The radioactive waste produced by nuclear power remains harmful for tens or hundreds of thousands of years. The government is desperate for a solution – but burying it under the Lake District isn’t the answer.
The UK’s nuclear legacy is costing us a fortune. The Department of Energy and Climate Change spends two-thirds of its budget looking after the UK's nuclear wastes and the facilities which have created them. That figure is rising: last year DECC had to find an extra £4 billion to cover the spiraling cost.
The government and nuclear industry are desperate for a solution. It’s hard to argue that nuclear power is the cheapest way to produce low carbon electricity if you’re spending billions looking after nuclear waste. It also makes no sense to build new nuclear power plants without a way to deal with the wastes they would produce.
Their latest half-baked plan is to dig a big hole in the ground and bury the wastes in it.
The least dangerous thing to do with nuclear wastes is to store them above ground where we can keep an eye on them. However, if you are determined to dispose of waste underground, then what really matters is geology. You need to be absolutely certain that the place you’ve chosen can safely store wastes until they are no longer a danger to the public and the environment.
The government knew that forcing a community to host the dump wouldn’t be popular. So instead of identifying the safest place to store waste underground, it asked councils to volunteer for the unenviable task. Only once an area has been volunteered would important facts like whether it was even geologically suitable be considered.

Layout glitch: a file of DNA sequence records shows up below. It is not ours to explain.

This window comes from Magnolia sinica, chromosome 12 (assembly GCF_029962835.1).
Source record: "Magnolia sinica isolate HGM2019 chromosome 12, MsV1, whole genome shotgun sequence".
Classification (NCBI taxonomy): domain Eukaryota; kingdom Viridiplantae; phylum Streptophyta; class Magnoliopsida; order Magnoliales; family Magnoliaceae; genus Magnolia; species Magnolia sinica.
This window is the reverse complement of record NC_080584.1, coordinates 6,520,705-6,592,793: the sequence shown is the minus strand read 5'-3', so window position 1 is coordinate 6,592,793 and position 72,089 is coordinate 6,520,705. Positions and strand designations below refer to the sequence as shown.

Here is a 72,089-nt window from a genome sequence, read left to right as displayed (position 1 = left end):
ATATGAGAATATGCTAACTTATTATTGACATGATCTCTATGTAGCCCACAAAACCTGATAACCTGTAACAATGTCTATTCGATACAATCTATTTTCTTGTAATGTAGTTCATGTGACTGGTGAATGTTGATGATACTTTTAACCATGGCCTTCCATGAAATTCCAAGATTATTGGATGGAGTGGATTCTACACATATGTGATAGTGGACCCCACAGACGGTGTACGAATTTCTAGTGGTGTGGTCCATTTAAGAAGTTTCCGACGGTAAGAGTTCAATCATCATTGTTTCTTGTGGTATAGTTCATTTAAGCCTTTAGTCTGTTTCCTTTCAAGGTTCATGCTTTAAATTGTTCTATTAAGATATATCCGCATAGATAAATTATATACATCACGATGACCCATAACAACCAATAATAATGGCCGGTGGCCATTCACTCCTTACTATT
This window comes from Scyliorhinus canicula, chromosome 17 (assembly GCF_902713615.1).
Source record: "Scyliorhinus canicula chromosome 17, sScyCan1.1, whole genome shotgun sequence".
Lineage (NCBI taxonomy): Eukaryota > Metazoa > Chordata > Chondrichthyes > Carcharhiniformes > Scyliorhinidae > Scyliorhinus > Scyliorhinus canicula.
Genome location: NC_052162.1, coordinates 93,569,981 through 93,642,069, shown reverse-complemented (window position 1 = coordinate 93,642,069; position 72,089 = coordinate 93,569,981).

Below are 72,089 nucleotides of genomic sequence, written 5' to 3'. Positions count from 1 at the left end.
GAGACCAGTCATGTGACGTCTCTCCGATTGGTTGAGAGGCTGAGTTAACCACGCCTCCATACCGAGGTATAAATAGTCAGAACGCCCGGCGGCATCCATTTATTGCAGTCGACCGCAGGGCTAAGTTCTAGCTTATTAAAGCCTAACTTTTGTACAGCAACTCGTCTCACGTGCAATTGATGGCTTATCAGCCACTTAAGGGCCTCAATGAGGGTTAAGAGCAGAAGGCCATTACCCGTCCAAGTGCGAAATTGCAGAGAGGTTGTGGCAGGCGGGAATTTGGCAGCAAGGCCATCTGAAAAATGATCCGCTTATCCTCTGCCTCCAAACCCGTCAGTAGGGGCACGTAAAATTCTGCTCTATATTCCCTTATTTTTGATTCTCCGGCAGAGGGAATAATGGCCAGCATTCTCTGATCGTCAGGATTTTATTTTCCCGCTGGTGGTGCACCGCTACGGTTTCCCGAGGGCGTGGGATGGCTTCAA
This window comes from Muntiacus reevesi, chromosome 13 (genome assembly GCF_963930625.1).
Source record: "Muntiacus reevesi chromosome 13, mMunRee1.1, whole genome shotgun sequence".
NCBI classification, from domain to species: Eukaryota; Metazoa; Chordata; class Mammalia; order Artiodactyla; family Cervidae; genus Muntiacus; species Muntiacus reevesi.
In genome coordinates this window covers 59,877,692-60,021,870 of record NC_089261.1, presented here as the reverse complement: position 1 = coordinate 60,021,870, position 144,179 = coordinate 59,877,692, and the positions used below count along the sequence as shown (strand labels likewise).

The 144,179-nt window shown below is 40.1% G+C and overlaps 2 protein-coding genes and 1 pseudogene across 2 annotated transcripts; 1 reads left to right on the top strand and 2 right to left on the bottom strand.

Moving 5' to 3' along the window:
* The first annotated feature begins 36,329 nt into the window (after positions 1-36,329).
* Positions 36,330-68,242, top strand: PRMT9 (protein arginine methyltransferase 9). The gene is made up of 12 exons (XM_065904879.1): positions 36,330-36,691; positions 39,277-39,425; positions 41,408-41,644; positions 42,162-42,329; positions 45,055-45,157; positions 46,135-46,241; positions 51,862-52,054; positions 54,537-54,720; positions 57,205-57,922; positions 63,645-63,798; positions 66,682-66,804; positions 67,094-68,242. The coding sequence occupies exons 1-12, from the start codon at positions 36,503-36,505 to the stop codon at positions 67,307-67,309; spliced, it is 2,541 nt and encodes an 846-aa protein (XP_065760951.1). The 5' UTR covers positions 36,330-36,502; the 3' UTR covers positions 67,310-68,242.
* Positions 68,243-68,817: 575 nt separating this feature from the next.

So far, only West Cumbria and Romney Marsh have expressed an interest. Romney Marsh on Kent’s south coast is a non-starter. The government decided against building a new nuclear power station there because the marsh is flood prone. The dump is opposed by Kent County Council, whose leader described it as "utter madness" and by neighbouring East Sussex County Council.
West Cumbria's bid shouldn’t be taken any more seriously either. For starters, it definitely has the wrong geology. There have been several studies over the recent decades, including an in-depth study from the 1990s when the nuclear industry last proposed a dump for the region. Each has shown that West Cumbria would not be the right place to dump nuclear wastes.
Then there’s the Lake District National Park. Tourism is a major part of the Cumbrian economy, but it's doubtful that ramblers and holidaying families would be encouraged by nuclear waste dumps.
Unfortunately, Cumbria has one of the most vocal nuclear lobby groups in the country, which is foursquare behind the dump. But many local people are concerned that it may get the go ahead despite being unsafe. This is what the public inquiry inspector accused the government of doing the last time around.
The government says it won’t be forcing any community to host the national nuclear dump. It says that communities can opt out at any time. Many communities in Cumbria don’t believe a word of it and a large number of the town and parish councils have already refused to host the dump. The Cumbrian Association of Local Councils voiced very strong concerns over the whole proposal.
Last year a group of vested interests, including Copeland and Allerdale Borough Councils and Cumbria County Council, published an enormous, jargon-filled consultation document. Despite including references to 263 supplementary documents and a free DVD, it forgot to mention that Cumbria does not have the right geology to store nuclear waste. Their own polling shows that most people came away with no idea what was really being proposed.
This week, that ‘partnership’ met for the final time. Now
Copeland, Allerdale and Cumbria councils must each decide whether to press on. With
widespread opposition from local communities and clear evidence that the
geology is all wrong, the councils must decide to ditch the dump and oppose this
crazy plan to turn the Lake District into a dumping ground for nuclear waste.